The world’s most famous ruby is actually a red spinel. The famous stone’s value comes from its history and the hands it has passed through. (A small ruby was added to the spinel during the time it was set into a crown by King James I to fill in the hole at the top that may have been put there earlier on so it could hang around the neck). Known as the Black Prince’s Ruby, the gem was probably mined at Kuh-i-Lal (Badakhshan’s famous balas ruby mine) in what is now Tajikistan. The gem’s first documented appearance was in fourteenth-century Spain, back when Spain was ruled by many petty kings.
After being deposed from his stature by his brother-in-law Abu Said, the Moorish Prince of Granada, Mohammed, fled to nearby Don Pedro the Cruel’s kingdom of Seville. In 1366 Don Pedro’s army gained the upper hand over Granada and when Abu Said came to negotiate, Don Pedro assassinated him and his band and seized their jewels. Among the jewels was a large red spinel octahedron, the size of an egg, which would soon fall into the hands of the Black Prince.
Don Pedro soon had to flee himself due to his adversary being none other than his own brother, Henry. In 1366, he fled to Bordeaux, where Edward of Woodstock (a.k.a. ‘the Black Prince’) kept court. Don Pedro beseeched the Black Prince to help, promising untold treasures in return. Henry was duly defeated and the large red stone passed as payment to the Black Prince, in 1367.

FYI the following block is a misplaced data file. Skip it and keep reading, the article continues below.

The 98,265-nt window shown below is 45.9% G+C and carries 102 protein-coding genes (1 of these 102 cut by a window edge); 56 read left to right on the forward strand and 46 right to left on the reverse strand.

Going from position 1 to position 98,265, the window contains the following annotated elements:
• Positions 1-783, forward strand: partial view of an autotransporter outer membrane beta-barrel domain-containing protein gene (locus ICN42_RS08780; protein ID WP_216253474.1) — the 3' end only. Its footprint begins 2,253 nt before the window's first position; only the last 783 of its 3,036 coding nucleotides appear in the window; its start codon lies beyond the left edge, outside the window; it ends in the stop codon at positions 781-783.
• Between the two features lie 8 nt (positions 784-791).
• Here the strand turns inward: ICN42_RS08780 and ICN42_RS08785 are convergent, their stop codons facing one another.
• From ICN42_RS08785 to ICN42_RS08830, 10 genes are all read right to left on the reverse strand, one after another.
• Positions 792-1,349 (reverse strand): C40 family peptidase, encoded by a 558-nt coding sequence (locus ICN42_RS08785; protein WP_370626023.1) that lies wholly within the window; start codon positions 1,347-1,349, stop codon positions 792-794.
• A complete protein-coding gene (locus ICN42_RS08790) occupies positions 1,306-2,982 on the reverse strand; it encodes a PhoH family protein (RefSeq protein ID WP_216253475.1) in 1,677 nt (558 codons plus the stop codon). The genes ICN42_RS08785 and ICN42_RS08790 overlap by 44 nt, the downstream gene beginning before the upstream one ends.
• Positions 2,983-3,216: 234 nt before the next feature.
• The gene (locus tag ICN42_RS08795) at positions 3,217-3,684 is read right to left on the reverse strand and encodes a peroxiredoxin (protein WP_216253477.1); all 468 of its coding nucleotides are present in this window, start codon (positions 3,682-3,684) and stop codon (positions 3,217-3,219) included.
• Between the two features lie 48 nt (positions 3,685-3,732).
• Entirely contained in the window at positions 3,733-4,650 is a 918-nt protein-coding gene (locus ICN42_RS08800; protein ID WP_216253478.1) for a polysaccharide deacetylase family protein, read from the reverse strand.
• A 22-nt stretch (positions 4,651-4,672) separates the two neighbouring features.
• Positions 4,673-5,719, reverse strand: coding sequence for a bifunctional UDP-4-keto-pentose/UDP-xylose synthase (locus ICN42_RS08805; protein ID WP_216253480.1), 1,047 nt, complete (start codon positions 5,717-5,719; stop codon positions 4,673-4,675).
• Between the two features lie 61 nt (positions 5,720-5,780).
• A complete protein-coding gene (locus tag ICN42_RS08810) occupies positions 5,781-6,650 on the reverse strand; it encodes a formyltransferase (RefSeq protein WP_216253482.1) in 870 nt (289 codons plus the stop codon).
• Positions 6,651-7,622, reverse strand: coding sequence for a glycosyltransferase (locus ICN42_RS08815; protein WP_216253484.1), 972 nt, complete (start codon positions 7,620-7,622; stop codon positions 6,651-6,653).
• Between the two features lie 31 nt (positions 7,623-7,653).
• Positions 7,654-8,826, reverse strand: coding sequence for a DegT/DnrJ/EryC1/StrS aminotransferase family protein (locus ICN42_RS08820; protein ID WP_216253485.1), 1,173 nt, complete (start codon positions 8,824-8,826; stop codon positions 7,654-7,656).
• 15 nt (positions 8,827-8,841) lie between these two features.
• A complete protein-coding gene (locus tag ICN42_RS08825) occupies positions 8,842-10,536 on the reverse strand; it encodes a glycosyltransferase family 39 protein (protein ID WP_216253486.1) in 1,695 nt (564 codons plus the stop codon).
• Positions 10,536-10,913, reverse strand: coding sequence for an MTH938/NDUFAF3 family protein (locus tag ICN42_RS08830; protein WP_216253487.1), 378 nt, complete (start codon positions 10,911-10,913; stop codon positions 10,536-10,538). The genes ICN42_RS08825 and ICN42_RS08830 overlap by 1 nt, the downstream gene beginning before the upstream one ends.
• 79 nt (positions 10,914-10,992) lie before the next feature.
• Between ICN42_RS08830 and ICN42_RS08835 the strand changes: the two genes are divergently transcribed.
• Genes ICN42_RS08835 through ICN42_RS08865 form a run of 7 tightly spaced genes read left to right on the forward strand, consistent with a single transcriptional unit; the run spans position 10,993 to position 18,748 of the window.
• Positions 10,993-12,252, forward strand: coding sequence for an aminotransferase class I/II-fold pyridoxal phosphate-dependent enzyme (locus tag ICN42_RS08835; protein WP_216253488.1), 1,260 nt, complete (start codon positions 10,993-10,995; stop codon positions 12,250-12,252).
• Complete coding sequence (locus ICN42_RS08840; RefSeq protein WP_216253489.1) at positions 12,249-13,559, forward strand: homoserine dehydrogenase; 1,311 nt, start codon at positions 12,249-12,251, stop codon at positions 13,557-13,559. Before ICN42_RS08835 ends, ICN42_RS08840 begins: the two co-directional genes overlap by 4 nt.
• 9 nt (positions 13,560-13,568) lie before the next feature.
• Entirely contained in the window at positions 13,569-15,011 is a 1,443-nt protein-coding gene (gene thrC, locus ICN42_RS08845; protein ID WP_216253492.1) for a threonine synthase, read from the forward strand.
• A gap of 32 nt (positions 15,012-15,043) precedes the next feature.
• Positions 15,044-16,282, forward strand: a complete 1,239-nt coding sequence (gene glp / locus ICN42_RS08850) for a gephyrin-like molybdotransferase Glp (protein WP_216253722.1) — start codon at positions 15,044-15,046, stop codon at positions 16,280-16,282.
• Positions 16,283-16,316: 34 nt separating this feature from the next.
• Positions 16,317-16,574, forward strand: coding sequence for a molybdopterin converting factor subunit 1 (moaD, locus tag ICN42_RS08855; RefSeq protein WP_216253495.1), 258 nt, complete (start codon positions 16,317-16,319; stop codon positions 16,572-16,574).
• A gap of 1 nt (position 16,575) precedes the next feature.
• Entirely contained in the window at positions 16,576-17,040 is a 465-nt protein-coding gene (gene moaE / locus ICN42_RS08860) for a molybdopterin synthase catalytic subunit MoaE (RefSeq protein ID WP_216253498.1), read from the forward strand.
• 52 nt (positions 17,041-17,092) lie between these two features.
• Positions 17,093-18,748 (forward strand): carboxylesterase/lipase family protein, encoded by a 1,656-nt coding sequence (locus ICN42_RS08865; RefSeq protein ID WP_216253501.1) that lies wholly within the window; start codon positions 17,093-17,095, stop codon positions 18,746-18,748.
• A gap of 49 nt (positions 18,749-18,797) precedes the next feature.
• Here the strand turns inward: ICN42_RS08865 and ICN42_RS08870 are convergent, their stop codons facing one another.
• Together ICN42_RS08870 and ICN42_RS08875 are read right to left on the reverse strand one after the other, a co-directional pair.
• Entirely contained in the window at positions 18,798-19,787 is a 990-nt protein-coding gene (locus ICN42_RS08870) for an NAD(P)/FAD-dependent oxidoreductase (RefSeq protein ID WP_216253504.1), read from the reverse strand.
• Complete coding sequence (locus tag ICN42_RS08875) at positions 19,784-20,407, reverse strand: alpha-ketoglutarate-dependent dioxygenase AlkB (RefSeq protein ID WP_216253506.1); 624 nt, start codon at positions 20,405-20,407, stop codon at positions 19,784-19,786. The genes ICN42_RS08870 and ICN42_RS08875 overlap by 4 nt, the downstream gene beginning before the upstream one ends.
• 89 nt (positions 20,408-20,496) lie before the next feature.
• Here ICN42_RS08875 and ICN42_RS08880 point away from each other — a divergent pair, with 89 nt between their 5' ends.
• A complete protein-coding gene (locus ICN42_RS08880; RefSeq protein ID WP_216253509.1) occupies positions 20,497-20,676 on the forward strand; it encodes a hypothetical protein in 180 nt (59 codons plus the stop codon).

Somehow from there the gem made its next public appearance in the hands of the English king, Henry V, at Agincourt, on Oct. 25, 1415 where he fought in battles against the French and only miraculously saved himself and the jewel. From here the precious gem passed through the hands of numerous British kings, including Henry VIII and his daughter, Elizabeth I, who kept it in her private collection.
After the coronation of Charles I, by a fortunate occurrence, the great gem was not placed in the jewel house along with the other royal treasures. If it had it would have been lost, for when Cromwell took power and Charles I was executed, all the treasures found there were either melted down or sold by order of the Commonwealth. Among the priceless pieces thus lost was the gold filigree crown of Edward the Confessor, which was broken up and sold for its weight of bullion. Orpen (1890) remarked… “Such vandalism is almost enough to make one a Jacobite.”
In any event, in 1660 it was bought by an unknown party, who resold it to Charles II after the restoration of the Stuarts. During the reign of Charles II, the stone, by now set in Charles II’s State Crown, had another narrow escape. It was nearly stolen by the notorious Colonel Blood, who, unbelievably, was later pardoned by the King.
Once again, in 1841, the crown was almost lost, this time by fire. Only the quick actions of police inspector Pierse saved the day. As the Tower burned, Pierse broke through the iron bars with a crowbar to rescue these irreplaceable objects. Again, during World War II, the royal regalia was once more in danger, this time from Hitler’s bombers. However, they survived undamaged and today the giant Black Prince’s Ruby can be viewed in all its glory in the Tower of London, along with the rest of the English Crown Jewels.
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